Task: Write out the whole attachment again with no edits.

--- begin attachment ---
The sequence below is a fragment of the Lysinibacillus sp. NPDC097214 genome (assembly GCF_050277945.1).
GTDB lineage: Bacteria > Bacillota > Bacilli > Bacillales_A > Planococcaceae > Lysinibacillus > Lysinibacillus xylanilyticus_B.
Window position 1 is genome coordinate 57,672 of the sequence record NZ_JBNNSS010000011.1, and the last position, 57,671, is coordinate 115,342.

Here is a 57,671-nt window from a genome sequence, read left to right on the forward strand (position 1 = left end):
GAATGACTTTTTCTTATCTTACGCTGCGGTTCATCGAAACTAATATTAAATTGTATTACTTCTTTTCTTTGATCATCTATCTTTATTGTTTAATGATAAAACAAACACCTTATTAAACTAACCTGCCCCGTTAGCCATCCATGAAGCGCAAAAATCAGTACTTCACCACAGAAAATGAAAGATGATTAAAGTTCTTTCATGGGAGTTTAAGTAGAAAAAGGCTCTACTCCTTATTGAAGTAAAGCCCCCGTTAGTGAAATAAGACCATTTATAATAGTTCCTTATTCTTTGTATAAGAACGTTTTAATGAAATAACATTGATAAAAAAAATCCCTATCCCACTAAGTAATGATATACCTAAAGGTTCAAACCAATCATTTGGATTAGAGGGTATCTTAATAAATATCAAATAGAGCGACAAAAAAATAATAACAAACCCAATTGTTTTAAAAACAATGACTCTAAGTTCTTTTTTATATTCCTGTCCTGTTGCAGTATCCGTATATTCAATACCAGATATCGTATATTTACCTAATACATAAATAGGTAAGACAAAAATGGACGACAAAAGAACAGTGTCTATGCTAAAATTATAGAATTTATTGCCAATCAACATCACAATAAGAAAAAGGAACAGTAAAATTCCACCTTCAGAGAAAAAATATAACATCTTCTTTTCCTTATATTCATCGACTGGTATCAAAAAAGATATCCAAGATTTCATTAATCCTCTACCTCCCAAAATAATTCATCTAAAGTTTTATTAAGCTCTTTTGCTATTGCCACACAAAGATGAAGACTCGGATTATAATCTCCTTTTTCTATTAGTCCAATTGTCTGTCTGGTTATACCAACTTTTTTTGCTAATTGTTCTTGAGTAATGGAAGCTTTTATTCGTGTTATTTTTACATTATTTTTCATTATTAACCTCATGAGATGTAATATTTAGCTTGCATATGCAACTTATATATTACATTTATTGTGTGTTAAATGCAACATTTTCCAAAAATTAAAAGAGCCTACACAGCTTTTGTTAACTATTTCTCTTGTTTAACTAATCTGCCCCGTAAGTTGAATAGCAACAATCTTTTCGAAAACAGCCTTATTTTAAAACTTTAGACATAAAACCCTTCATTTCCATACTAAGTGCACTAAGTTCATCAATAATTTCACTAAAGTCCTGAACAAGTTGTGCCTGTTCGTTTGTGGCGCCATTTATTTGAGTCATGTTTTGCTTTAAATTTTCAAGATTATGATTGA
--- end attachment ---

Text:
The sequence below is a fragment of the Lysinibacillus sp. NPDC097214 genome (assembly GCF_050277945.1).
GTDB lineage: Bacteria > Bacillota > Bacilli > Bacillales_A > Planococcaceae > Lysinibacillus > Lysinibacillus xylanilyticus_B.
Window position 1 is genome coordinate 57,672 of the sequence record NZ_JBNNSS010000011.1, and the last position, 57,671, is coordinate 115,342.

Here is a 57,671-nt window from a genome sequence, read left to right on the forward strand (position 1 = left end):
GAATGACTTTTTCTTATCTTACGCTGCGGTTCATCGAAACTAATATTAAATTGTATTACTTCTTTTCTTTGATCATCTATCTTTATTGTTTAATGATAAAACAAACACCTTATTAAACTAACCTGCCCCGTTAGCCATCCATGAAGCGCAAAAATCAGTACTTCACCACAGAAAATGAAAGATGATTAAAGTTCTTTCATGGGAGTTTAAGTAGAAAAAGGCTCTACTCCTTATTGAAGTAAAGCCCCCGTTAGTGAAATAAGACCATTTATAATAGTTCCTTATTCTTTGTATAAGAACGTTTTAATGAAATAACATTGATAAAAAAAATCCCTATCCCACTAAGTAATGATATACCTAAAGGTTCAAACCAATCATTTGGATTAGAGGGTATCTTAATAAATATCAAATAGAGCGACAAAAAAATAATAACAAACCCAATTGTTTTAAAAACAATGACTCTAAGTTCTTTTTTATATTCCTGTCCTGTTGCAGTATCCGTATATTCAATACCAGATATCGTATATTTACCTAATACATAAATAGGTAAGACAAAAATGGACGACAAAAGAACAGTGTCTATGCTAAAATTATAGAATTTATTGCCAATCAACATCACAATAAGAAAAAGGAACAGTAAAATTCCACCTTCAGAGAAAAAATATAACATCTTCTTTTCCTTATATTCATCGACTGGTATCAAAAAAGATATCCAAGATTTCATTAATCCTCTACCTCCCAAAATAATTCATCTAAAGTTTTATTAAGCTCTTTTGCTATTGCCACACAAAGATGAAGACTCGGATTATAATCTCCTTTTTCTATTAGTCCAATTGTCTGTCTGGTTATACCAACTTTTTTTGCTAATTGTTCTTGAGTAATGGAAGCTTTTATTCGTGTTATTTTTACATTATTTTTCATTATTAACCTCATGAGATGTAATATTTAGCTTGCATATGCAACTTATATATTACATTTATTGTGTGTTAAATGCAACATTTTCCAAAAATTAAAAGAGCCTACACAGCTTTTGTTAACTATTTCTCTTGTTTAACTAATCTGCCCCGTAAGTTGAATAGCAACAATCTTTTCGAAAACAGCCTTATTTTAAAACTTTAGACATAAAACCCTTCATTTCCATACTAAGTGCACTAAGTTCATCAATAATTTCACTAAAGTCCTGAACAAGTTGTGCCTGTTCGTTTGTGGCGCCATTTATTTGAGTCATGTTTTGCTTTAAATTTTCAAGATTATGATTGA